1. Foundation Investigation for Ground Based Radar Project-Kwajalein Island, Marshall Islands

    Science.gov (United States)

    1990-04-01

    iL_ COPY MISCELLANEOUS PAPER GL-90-5 i iFOUNDATION INVESTIGATION FOR GROUND BASED RADAR PROJECT--KWAJALEIN ISLAND, MARSHALL ISLANDS by Donald E...C!assification) Foundatioa Investigation for Ground Based Radar Project -- Kwajalein Island, Marshall Islands 12. PERSONAL AUTHOR(S) Yule, Donald E...investigation for the Ground Based Radar Project -- Kwajalein Island, Marshall Islands , are presented.- eophysical tests comprised of surface refrac- tion

  2. MetaSensing's FastGBSAR: ground based radar for deformation monitoring

    Science.gov (United States)

    Rödelsperger, Sabine; Meta, Adriano

    2014-10-01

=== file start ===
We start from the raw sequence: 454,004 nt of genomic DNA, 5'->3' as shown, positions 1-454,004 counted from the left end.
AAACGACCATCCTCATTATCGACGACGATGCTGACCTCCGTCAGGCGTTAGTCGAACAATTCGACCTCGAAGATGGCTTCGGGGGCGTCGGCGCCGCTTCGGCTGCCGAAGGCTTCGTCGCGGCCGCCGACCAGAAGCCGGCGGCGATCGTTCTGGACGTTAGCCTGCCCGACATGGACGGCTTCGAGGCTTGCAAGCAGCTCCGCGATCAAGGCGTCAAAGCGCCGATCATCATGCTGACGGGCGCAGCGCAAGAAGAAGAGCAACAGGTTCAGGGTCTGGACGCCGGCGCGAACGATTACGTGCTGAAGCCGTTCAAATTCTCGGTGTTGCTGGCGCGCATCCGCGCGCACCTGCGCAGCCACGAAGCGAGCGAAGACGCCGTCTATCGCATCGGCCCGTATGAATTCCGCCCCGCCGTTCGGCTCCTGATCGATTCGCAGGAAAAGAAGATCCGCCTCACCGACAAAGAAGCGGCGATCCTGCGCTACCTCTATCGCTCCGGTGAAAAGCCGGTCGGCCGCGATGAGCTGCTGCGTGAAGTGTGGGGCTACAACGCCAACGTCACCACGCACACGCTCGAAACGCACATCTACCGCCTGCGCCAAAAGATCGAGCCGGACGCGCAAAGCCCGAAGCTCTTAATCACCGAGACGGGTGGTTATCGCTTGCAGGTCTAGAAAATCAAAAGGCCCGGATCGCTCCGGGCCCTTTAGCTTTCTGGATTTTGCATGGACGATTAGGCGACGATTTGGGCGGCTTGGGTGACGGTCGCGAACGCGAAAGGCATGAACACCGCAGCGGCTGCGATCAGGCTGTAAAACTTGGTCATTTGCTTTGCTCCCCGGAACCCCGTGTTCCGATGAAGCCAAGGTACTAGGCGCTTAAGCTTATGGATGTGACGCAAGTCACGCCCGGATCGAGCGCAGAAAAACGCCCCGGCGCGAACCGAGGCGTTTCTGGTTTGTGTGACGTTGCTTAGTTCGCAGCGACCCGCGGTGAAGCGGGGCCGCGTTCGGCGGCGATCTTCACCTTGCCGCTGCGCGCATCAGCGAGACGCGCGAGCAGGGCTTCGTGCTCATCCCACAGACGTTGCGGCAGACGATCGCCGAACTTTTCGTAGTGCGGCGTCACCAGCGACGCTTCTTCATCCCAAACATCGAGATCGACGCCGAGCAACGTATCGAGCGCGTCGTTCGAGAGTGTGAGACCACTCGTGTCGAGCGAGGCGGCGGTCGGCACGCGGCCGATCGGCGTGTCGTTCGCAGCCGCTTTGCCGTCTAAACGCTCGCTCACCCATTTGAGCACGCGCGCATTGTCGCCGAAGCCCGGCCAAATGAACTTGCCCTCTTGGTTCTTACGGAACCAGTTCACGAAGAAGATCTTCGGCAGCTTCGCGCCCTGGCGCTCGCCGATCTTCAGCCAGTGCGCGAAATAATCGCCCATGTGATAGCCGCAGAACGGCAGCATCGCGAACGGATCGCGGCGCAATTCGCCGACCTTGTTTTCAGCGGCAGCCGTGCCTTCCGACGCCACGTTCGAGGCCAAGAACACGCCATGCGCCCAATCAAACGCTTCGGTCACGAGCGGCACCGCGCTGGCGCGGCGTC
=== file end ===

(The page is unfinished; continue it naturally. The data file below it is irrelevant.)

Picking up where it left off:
The continuous monitoring of ground deformation and structural movement has become an important task in engineering. MetaSensing introduces a novel sensor system, the Fast Ground Based Synthetic Aperture Radar (FastGBSAR), based on innovative technologies that have already been successfully applied to airborne SAR applications. The FastGBSAR allows the remote sensing of deformations of a slope or infrastructure from up to a distance of 4 km. The FastGBSAR can be setup in two different configurations: in Real Aperture Radar (RAR) mode it is capable of accurately measuring displacements along a linear range profile, ideal for monitoring vibrations of structures like bridges and towers (displacement accuracy up to 0.01 mm). Modal parameters can be determined within half an hour. Alternatively, in Synthetic Aperture Radar (SAR) configuration it produces two-dimensional displacement images with an acquisition time of less than 5 seconds, ideal for monitoring areal structures like dams, landslides and open pit mines (displacement accuracy up to 0.1 mm). The MetaSensing FastGBSAR is the first ground based SAR instrument on the market able to produce two-dimensional deformation maps with this high acquisition rate. By that, deformation time series with a high temporal and spatial resolution can be generated, giving detailed information useful to determine the deformation mechanisms involved and eventually to predict an incoming failure. The system is fully portable and can be quickly installed on bedrock or a basement. The data acquisition and processing can be fully automated leading to a low effort in instrument operation and maintenance. Due to the short acquisition time of FastGBSAR, the coherence between two acquisitions is very high and the phase unwrapping is simplified enormously. This yields a high density of resolution cells with good quality and high reliability of the acquired deformations. The deformation maps can directly be used as input into an Early